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On June 17, the Beverly Hills City Council approved several changes to its urgency ordinances regarding the protests that were sparked after the death of George Floyd at the hands of Minneapolis police and the COVID-19 pandemic.
The council voted 4-1 to ratify a June 13 rule put in place by City Manager George Chavez, the city’s director of emergency services, that prohibited noisy protests of 10 or more people on public property in residential areas. Silent assemblies and gatherings on private property are still allowed.
Councilman John Mirisch voted against ratifying the ordinance, which was put in place a day after a group called “Occupy” steered its protest from Santa Monica Boulevard onto North Alpine Drive, a residential street, at about 11 p.m., according to Assistant Police Chief Marc Coopwood, of the Beverly Hills Police Department.
“It was apparent from their rhetoric on the bullhorns and their amplified sound devices that they intended to be confrontational and not peacefully march like the other protesters had,” Coopwood said.
Mirisch argued that the city already had the tools necessary to deal with similar situations in the future.
“Why can’t we consider this to be under a combination of our noise ordinance and our nuisance ordinance, that that kind of behavior is not protected speech but is disruption? … This was not intended to be a reasonable, First Amendment kind of protest. This was intended to be disruptive,” Mirisch said.
He also echoed the sentiments of attorney Ron Richards, who spoke during public comment in favor of putting an expiration date on the prohibition to protect the city from litigation.
“I think a 20-day sunset provision on this is much better, and if we have a problem that keeps going, we can deal with this with an additional emergency provision,” Richards said.
City Attorney Laurence Wiener argued that he didn’t believe adding an expiration date “will significantly reduce [the city’s legal] risk.”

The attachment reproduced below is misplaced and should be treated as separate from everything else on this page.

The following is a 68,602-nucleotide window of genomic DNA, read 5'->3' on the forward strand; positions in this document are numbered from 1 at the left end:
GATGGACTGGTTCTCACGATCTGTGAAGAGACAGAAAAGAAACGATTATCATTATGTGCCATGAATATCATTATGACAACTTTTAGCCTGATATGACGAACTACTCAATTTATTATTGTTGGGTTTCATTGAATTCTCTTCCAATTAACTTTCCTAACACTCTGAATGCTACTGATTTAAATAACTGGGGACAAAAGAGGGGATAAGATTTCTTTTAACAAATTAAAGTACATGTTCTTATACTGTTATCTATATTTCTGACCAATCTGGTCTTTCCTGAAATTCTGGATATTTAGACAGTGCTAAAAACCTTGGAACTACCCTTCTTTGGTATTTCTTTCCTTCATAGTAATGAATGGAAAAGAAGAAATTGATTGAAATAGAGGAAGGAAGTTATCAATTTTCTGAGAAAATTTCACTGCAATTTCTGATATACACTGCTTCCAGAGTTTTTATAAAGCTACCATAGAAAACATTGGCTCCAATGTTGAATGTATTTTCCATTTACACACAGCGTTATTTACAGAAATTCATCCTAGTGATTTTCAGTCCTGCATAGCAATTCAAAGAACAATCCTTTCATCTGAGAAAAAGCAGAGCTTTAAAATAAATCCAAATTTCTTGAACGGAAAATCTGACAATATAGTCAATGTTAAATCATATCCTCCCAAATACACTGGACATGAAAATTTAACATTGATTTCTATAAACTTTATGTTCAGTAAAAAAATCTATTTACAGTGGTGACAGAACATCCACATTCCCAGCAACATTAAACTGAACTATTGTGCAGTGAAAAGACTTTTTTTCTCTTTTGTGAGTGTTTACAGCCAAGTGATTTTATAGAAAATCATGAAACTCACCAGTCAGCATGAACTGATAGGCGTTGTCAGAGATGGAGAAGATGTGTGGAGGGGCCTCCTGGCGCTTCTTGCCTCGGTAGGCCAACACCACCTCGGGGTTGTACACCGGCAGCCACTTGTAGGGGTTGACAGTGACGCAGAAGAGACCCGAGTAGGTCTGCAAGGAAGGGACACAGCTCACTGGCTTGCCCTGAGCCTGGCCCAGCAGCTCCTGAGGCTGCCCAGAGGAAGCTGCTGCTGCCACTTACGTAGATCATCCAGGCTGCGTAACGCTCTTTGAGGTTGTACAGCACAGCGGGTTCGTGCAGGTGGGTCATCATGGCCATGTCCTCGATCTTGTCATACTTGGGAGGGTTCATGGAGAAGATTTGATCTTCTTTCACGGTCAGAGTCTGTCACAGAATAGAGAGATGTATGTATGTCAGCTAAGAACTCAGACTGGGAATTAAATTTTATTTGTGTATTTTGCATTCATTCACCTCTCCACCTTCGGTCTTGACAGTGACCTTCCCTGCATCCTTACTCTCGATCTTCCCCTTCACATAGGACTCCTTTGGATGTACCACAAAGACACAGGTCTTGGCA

“It seems to me that this emergency may not last 20 days. I think that making this until the end of the emergency, I think that is appropriate,” Wiener said.
The other four council members agreed with Wiener, and Mayor Lester Friedman added that putting a sunset provision on the ordinance might actually encourage further disruptive protests.
“As soon as you put a date certain on there, you can count on people coming in the next day,” Friedman said.
The council also considered five changes to its coronavirus-related urgency ordinance.
Four changes were approved unanimously, but after hours of discussion, the council was unable to come to an agreement on amending the protections for commercial renters.
The council agreed that food delivery services, such as UberEats, Grubhub and Postmates, would only be allowed to charge a fee of 15% on the order, plus an additional 5% for credit card processing, marketing or other uses as long as that 5% fee was already in place. The rules will remain in effect until Aug. 31, similar to the rules adopted by the city of Los Angeles.
“Our office felt that L.A. was a good model, since we are surrounded by L.A.,” Wiener said.